Young People Ask . . .
Designer Clothing—Is It for Me?
“CLOTHING represents a person. . . . Clothing is always a symbol of who you are.” So said Barbara Dickstein, a specialist in clothing at a major museum. “It tells your status, your role in life, your social position,” she added. Little wonder, then, that clothing is important to most people—and an obsession among some youths.
For many young people, though, the preoccupation with clothing goes beyond simply being style conscious. Many are also aggressively brand conscious. Virtually every item they buy—from sneakers to eyeglasses—must bear that all-important designer logo. For example, a Seventeen magazine survey revealed that 90 percent of teenage girls feel that a brand name is important when it comes to buying sportswear.
Considering the powerful boost the media have given designer clothes in recent years, this should hardly come as a surprise. Through TV commercials, magazine and newspaper ads, billboards, and movies, consumers have been exposed to a barrage of designer propaganda. The aim is to brainwash the public into believing that a designer logo works an almost magical transformation on a garment—and its wearer. Without a designer label, denim trousers are just pants. With a designer logo, denim trousers suddenly become the key to popularity, excitement, and romance!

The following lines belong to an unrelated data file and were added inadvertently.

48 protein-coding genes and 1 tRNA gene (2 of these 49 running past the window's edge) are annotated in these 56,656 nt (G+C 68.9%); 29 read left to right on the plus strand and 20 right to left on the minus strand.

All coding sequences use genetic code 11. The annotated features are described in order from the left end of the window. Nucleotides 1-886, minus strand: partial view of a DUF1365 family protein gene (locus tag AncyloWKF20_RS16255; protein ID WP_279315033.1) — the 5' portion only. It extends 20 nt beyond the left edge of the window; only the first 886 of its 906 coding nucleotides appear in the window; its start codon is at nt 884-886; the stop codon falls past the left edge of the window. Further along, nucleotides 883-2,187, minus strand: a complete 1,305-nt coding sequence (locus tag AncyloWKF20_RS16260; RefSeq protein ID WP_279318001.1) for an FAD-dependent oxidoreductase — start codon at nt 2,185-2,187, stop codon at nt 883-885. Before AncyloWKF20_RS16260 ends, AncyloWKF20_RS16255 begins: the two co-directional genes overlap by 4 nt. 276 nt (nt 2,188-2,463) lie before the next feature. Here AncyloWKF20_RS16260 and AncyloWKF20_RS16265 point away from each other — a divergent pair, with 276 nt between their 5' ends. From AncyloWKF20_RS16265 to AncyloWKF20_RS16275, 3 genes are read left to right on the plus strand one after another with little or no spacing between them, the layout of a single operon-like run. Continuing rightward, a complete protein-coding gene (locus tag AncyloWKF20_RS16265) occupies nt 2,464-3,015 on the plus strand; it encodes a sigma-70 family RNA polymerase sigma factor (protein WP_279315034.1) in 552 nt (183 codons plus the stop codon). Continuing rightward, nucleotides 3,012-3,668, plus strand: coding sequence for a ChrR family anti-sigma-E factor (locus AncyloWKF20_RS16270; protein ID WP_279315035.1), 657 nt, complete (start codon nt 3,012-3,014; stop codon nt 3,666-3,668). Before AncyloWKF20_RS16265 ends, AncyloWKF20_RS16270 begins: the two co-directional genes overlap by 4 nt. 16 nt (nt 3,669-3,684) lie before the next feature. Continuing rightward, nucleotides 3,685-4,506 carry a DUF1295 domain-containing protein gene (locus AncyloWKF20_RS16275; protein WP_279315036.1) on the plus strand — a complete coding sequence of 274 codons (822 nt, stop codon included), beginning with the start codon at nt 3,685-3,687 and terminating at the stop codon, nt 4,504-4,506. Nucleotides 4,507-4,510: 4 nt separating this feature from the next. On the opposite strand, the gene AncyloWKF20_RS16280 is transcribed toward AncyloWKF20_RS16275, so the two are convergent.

The Lure of the Label
“What’s in a name?” asked a character in one of Shakespeare’s plays. When it comes to clothing, names can be very important. A textbook aimed at educating professional retailers says: “Many customers are willing to pay slightly higher prices for brand names . . . and designer names. Many brands have a reputation for high standards of styling, appearance, quality, and construction. Designer clothes often offer a unique look.” (Know Your Merchandise, by Wingate, Gillespie, and Barry) An article in The New York Times Magazine similarly points out that “the workmanship and fabric in more expensive clothes are often very different” from cheaper garments. Designer clothes thus tend to last longer and look better than cheaper brands.